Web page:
Monday, February 9, 2009

Inspired

I am inspired to teach this week. Last week, I had two opportunities to pray for and encourage my students! One opened up and shared some of her struggles in the middle of a tutoring session and another came to me outside of class to ask about the Holy Spirit. God has really be reminding me that teaching is about so much more than just the English - it's about the character and calling of each of these individuals He has divinely placed in my life for this season. I am inspired.

I have also been reading "The Thread That Runs So True" by Jesse Stuart about his teaching experiences in rural Kentucky. This is an excerpt from it:

“I thought if every teacher in every school in America – rural, village, city, township, church, public, or private – could inspire his pupils with all the power he had, if he could teach them as they had never been taught before to live, to work, to play, and to share, if he could put ambition into their brains and hearts, that would be a great way to make a generation of the greatest citizenry America had ever had. All of this had to begin with the little unit. Each teacher had to do his share. Each teacher was responsible for the destiny of America, because the pupils came under his influence. The teacher held the destiny of a great country in his hand as no member of any other profession could hold it. All other professions stemmed form the products of his profession.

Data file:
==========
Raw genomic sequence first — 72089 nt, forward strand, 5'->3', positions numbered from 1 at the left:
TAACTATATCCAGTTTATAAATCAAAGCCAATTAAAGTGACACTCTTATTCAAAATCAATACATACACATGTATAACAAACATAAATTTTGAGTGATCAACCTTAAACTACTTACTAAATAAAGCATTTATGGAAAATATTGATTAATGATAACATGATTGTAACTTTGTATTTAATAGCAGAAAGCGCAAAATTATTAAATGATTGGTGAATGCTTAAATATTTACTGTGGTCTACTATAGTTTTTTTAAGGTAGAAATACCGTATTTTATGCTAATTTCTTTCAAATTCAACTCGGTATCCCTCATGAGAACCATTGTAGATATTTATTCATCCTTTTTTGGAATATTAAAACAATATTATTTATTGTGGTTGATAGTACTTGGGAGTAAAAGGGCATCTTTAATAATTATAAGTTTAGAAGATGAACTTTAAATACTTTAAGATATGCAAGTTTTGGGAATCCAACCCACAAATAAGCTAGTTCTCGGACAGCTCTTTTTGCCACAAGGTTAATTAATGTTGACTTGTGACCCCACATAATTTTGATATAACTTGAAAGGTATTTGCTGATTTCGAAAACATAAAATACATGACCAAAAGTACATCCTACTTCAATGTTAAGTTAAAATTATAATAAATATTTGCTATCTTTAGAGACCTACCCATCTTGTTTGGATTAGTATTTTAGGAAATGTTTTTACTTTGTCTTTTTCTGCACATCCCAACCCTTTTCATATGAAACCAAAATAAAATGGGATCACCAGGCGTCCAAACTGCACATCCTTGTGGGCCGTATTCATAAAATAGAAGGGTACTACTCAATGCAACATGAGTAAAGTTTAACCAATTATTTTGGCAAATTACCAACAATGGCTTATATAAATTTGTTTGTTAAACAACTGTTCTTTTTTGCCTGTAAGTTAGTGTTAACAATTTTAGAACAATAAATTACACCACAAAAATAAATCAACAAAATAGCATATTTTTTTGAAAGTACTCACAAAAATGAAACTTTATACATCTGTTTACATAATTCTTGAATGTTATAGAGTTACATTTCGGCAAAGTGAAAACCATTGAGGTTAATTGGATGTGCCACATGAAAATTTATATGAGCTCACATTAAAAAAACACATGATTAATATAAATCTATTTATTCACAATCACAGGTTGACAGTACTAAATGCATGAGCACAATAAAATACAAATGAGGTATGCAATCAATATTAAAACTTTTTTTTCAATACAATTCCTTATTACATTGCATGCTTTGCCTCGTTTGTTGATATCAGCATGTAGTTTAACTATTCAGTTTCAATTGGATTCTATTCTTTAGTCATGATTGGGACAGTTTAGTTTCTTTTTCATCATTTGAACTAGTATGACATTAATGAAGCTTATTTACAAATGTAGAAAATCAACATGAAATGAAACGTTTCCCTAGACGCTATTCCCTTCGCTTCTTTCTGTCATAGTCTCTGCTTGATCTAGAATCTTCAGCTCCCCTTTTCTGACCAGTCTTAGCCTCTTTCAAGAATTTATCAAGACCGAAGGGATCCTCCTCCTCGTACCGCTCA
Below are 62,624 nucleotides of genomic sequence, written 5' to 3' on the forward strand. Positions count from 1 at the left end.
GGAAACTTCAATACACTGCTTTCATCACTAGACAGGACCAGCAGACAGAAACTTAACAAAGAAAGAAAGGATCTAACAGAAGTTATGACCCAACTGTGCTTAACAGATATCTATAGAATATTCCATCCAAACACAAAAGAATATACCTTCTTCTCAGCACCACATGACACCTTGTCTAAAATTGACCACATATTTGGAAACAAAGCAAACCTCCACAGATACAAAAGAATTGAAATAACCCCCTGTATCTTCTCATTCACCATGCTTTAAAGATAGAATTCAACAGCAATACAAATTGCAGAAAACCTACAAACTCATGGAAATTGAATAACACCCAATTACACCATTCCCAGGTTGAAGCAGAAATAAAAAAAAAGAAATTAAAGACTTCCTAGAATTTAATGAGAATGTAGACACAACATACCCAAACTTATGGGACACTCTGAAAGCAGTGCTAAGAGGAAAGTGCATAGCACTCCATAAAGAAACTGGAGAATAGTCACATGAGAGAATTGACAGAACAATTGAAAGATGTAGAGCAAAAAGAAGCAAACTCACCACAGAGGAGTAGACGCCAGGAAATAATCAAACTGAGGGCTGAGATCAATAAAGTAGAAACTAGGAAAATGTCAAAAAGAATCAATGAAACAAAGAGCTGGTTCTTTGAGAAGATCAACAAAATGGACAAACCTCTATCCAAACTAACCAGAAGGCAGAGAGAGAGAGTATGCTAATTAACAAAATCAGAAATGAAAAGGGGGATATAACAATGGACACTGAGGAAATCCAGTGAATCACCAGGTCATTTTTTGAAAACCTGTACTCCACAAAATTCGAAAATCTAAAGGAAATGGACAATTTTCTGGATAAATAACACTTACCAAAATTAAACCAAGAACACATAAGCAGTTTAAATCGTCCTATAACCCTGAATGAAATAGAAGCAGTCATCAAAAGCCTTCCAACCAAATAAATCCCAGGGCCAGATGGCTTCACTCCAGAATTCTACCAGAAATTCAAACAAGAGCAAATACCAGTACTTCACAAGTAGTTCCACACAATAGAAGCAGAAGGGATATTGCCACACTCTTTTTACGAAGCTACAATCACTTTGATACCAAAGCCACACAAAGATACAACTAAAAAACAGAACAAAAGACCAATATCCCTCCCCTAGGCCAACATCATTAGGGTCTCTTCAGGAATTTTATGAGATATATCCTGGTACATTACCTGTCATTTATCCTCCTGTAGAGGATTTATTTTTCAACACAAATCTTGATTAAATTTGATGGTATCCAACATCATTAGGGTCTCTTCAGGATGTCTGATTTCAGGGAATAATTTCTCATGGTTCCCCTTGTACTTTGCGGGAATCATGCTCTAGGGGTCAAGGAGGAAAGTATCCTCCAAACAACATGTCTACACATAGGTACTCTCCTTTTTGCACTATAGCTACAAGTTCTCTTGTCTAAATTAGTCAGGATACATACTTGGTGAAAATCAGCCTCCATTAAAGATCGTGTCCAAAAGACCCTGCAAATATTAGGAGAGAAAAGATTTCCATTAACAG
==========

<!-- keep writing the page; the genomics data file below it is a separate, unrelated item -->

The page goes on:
Within this great profession, I thought, lay the solution of most of the cities’, counties’, states’, and the nation’s troubles. It was within the teacher’s province to solve most of these things. He could put inspiration in the hearts and brains of his pupils to do great things upon this earth. The schoolroom was the gateway to all the problems of humanity. It was the gateway to the correcting of evils. It was the gateway to inspire the nation’s succeeding generations to greater and more beautiful living with each other; to happiness, to health, to brotherhood, to everything!

I thought these things as I walked in the somber autumn beside this river and watched the leaves fall from the tall bankside trees to the blue swirling water. And I believed deep in my heart that I was a member of the greatest profession of mankind, even if I couldn’t make as much salary shaping the destinies of fourteen future citizens of America as I could if I were a blacksmith with little education at the Auckland Steel Mills.”

What a privilege to be a member of "the greatest profession of mankind"! Even though I don't get a salary at all, it is still worth it just to be a part of shaping the lives and destinies of these students.

Like I said, I am inspired.

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